One of my most vivid childhood memories is sitting beside my mother where she’d tripped and fallen on the sidewalk while rushing for the bus to go shopping. “More haste, less speed,” she said, through gritted teeth. She had a pithy saying for every occasion, my mum, and most them were/are very true. We never did go shopping that day, or for many days thereafter, as she’d sprained her ankle quite badly.
I had great plans for this festive season. Finish up the local sales events early, leaving lots of time to update my online shop, go for long walks and catch up on the local crows and maybe even get some snowshoeing (ravens!) in before Christmas. Leisurely holiday shopping in the local shops, baking, …
Well, you can see how I was asking for trouble.
Like Icarus flying too close to the sun, here I am this festive season.
It seems to be a family tradition now, the pre-Christmas disaster. The worst was Phillip’s concussion from a bicycle accident a few years back. The most hilarious (although only in retrospect) was 2016 when Lily’s dog got sprayed by a skunk at 11pm on Christmas Eve.
The sore foot I noticed the week before the studio sale turned out to be a stress fracture. What with one thing and another, it took quite a while for the x-ray results and to get fitted for the stylish new boot, with a few days when I really could hardly get about at all. I was starting to feel pretty sorry for myself.
But, another one of my mother’s favourite sayings was “worse things are happening at sea,” and this seems to fit well into that category. We do have the Christmas tree up, and as long as I can hobble as far as the garden, or even the deck, I have some spectacular company.
It was a bit wet this morning, but Marvin and Mavis were, as always, on hand to say hello.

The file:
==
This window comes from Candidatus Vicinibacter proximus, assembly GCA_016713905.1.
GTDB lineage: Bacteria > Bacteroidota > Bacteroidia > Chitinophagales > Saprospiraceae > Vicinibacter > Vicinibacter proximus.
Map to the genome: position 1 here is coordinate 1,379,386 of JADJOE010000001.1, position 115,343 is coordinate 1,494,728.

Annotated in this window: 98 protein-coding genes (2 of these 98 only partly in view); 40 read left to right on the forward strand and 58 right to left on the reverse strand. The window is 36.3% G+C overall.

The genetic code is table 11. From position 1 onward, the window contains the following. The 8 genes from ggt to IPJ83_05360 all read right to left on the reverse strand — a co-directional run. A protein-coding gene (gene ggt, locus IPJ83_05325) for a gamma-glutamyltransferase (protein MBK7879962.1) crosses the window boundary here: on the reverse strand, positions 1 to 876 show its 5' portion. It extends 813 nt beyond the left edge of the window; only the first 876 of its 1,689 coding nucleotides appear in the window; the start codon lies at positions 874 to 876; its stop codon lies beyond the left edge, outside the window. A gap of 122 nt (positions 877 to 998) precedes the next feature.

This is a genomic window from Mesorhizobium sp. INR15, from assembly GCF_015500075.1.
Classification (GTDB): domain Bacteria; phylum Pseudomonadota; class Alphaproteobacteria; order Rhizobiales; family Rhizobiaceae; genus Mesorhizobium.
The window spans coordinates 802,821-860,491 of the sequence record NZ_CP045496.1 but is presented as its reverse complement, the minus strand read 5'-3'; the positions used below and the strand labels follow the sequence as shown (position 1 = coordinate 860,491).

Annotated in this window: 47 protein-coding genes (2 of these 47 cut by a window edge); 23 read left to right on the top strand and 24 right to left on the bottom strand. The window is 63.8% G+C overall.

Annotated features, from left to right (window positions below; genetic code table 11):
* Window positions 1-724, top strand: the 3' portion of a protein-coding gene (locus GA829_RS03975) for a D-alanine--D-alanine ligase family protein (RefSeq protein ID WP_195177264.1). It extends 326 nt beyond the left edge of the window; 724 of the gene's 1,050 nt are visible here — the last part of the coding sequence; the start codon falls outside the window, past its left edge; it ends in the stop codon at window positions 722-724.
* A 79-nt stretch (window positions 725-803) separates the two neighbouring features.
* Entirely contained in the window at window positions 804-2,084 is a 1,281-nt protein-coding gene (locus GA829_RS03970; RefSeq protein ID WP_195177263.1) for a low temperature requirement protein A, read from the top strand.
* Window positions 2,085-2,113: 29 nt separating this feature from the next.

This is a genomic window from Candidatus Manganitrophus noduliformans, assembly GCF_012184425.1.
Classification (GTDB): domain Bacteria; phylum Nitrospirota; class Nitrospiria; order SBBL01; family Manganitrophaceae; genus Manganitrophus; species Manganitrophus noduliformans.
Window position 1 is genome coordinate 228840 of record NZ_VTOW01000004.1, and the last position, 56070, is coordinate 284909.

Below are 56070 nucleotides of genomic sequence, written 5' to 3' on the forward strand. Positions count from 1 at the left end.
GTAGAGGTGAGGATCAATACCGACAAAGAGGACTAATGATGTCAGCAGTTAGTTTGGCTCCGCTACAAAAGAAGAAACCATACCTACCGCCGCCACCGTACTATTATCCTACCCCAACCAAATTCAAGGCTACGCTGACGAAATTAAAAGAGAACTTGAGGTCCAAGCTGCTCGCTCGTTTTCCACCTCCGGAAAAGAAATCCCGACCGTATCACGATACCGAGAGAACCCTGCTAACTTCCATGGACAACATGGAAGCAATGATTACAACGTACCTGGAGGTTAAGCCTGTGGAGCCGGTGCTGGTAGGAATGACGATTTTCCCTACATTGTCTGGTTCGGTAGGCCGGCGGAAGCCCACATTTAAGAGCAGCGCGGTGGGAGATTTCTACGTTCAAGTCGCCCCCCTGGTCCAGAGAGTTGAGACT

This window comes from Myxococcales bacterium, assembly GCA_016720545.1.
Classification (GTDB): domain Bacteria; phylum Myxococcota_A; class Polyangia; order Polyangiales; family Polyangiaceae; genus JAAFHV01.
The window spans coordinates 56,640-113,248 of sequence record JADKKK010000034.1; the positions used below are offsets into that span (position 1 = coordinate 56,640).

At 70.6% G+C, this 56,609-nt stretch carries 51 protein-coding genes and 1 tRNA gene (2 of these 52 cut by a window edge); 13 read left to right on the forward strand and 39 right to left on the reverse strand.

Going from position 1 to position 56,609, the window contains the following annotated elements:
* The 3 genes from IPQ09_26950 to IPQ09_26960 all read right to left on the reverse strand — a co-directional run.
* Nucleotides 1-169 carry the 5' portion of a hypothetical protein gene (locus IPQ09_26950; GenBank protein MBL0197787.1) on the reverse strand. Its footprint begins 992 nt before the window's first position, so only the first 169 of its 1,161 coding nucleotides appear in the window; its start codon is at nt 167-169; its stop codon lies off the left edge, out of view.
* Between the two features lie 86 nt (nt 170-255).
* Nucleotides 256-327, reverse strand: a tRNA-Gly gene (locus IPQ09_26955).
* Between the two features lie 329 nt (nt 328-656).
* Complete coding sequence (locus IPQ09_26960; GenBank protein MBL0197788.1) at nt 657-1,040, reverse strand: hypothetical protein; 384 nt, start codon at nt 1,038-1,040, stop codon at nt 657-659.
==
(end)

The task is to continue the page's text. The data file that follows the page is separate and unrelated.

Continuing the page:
I think Mavis holds me partially responsible for the change in weather.
In the garden on the weekend, there was a positive Who’s Who of bird visitors coming by to cheer me up.
The most handsome Spotted Towhee
Towhees are new to the garden this year. Always a thrill to see that oh-so-stylish and dotty colour combination.
The world’s most winsome White Crowned Sparrow.
Sweetest Song Sparrow.
Cheery Chestnut-Backed Chickadee
I’m noticing that some of the juncos I’m seeing lately have more chestnut on their hoods than I remember in the past. I always thought they were more uniformly grey or black, so I wonder if there is some sort of avian gene pooling going on there.
For years we’ve had one single Anna’s Hummingbird visit the garden all year round. Recently she has found a friend with whom to squabble about the hummingbird feeder.
I’d never seen a nuthatch until this one started frequenting the garden a couple of months ago. I can always tell when he’s around by the honking sound. At first I thought it was someone’s car alarm going off!
Rosy House Finch
A couple of weeks ago I noticed a couple of house finches with eye problems in the garden. Internet research revealed that there is a very contagious eye disease that spreads among finches, and advice was to bring the bird feeders in for a week or so, meanwhile cleaning them thoroughly with a bleach solution (rinsing well.) I just put the feeders out again a couple of days ago and the birds are celebrating, but I’m keeping a close watch on the finches — and planning on cleaning the feeders every week from now on.